If you choose to customise the site it will help you to find the most relevant content for your needs. You will still be able to access all content on the site.
Don't have an account?
Click here to register
Login to comment
Dr Sharmala Moodley, deputy head of claims at the MDU, examines clinical negligence claims against MDU cardiology members in their private practice and offers advice for managing risk in this specialty.
Medical negligence claims in cardiology are relatively uncommon compared with other specialties, although that is no comfort to a cardiologist who is facing a claim.
In this analysis, we examined 67 claims against MDU cardiology members that were either settled or defended successfully over a 10-year period. Some of the cases were statute barred - that is, the claimant failed to bring the claim within the three-year time limit imposed by the statute of limitations. The three years run from either the date of incident or the date that the patient became aware that harm had resulted from clinical treatment, which may be many years after the incident. There is no time limit for a claim to be brought if the claimant is considered to be mentally incompetent in the eyes of the law.
We have represented members in cases where the claimant brought their action many years after the date of the incident. In some cases, the member had been entirely unaware of any damage to the patient at the time of the incident. The oldest case in this series arose from a patient who developed a stroke following a failure to anticoagulate appropriately. The incident took place in 1992 and was not notified until eight years later. This case was settled four years after it was notified - 12 years after the incident had occurred.
Once a claim is notified it can take many years to reach a conclusion. The MDU's experience is that this can be a significant cause of anxiety to the clinician involved, which is why we always allocate a named claims handler to support the clinician throughout the claims process. The longest-running case in this analysis took eight years from the time of notification.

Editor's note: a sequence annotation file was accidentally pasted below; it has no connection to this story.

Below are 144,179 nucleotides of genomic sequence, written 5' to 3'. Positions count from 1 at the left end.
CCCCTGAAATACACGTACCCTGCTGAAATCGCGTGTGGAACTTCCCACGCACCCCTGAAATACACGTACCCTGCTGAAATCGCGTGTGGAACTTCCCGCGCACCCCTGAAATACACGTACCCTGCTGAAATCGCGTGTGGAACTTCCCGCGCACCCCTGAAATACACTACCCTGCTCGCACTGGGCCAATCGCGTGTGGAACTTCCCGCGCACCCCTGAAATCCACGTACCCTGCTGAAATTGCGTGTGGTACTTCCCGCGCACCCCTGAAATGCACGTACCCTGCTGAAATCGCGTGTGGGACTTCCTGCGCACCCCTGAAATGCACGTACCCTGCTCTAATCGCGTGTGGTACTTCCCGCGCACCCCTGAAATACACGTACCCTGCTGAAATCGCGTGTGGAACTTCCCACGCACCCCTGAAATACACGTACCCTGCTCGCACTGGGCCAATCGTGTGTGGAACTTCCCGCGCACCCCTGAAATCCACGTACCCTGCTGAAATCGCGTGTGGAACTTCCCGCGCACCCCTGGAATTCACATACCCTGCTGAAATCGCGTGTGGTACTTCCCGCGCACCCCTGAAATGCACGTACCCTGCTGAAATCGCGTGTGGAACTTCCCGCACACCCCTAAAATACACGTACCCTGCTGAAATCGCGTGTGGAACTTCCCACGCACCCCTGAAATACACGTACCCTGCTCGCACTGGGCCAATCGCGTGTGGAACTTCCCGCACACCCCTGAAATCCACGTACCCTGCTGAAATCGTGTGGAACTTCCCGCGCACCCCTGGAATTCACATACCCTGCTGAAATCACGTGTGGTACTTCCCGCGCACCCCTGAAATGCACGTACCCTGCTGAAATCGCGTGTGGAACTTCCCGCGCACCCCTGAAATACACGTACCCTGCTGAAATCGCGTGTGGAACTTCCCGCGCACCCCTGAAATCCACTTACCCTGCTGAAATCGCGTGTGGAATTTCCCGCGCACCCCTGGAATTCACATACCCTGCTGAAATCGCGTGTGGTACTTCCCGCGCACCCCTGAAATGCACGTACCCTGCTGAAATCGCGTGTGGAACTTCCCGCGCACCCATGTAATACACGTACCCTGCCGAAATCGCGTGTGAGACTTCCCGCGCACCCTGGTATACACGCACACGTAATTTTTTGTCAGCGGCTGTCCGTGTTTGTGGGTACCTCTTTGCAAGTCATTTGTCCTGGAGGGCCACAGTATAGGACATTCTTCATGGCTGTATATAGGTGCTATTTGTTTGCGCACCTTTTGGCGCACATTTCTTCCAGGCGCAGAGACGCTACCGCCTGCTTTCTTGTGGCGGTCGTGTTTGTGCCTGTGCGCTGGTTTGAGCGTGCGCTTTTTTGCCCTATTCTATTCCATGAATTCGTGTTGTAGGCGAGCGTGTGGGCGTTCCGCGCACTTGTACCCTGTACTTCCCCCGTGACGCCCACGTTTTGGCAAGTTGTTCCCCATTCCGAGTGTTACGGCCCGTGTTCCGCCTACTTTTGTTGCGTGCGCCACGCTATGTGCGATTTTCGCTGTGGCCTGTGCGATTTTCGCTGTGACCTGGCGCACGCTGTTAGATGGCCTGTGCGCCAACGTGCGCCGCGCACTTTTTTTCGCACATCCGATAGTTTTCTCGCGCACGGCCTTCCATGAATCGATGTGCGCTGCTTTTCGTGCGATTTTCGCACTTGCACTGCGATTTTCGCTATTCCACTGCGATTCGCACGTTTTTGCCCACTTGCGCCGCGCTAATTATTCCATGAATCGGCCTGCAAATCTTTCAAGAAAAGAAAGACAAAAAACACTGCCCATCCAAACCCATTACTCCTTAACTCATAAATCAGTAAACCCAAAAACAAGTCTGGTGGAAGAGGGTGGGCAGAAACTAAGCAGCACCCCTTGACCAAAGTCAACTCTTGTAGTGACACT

In total, 18% (12/67) of the claims analysed were settled. The level of compensation paid to the claimant varied between £50,000 and £2.7million. Compensation is paid with the aim of returning the patient to the position that they would have been in had the negligence not occurred. If the injury suffered is such that the person cannot return to work and needs a significant level of care, considerable damages may be awarded. In this analysis, the highest amount was awarded to a patient who suffered a stroke following an angiogram. The level of the award reflected compensation for the patient's large loss of earnings as it was claimed that because of his disability he could not return to his high-earning job.
Individual damages awards are rising year on year in all specialties. Compensation does not necessarily reflect the gravity of the alleged negligence, but rather the costs involved in restoring the patient to the position they would have been in had the negligence not occurred. Examples include payments made to two patients who suffered strokes, one following the insertion of a pacemaker and the second after an angiogram. In the first case £660,000 was paid to the patient because of care needs. The other case, referred to above, settled for £2.7 million because of loss of earnings although this patient was less disabled following the stroke than the first patient.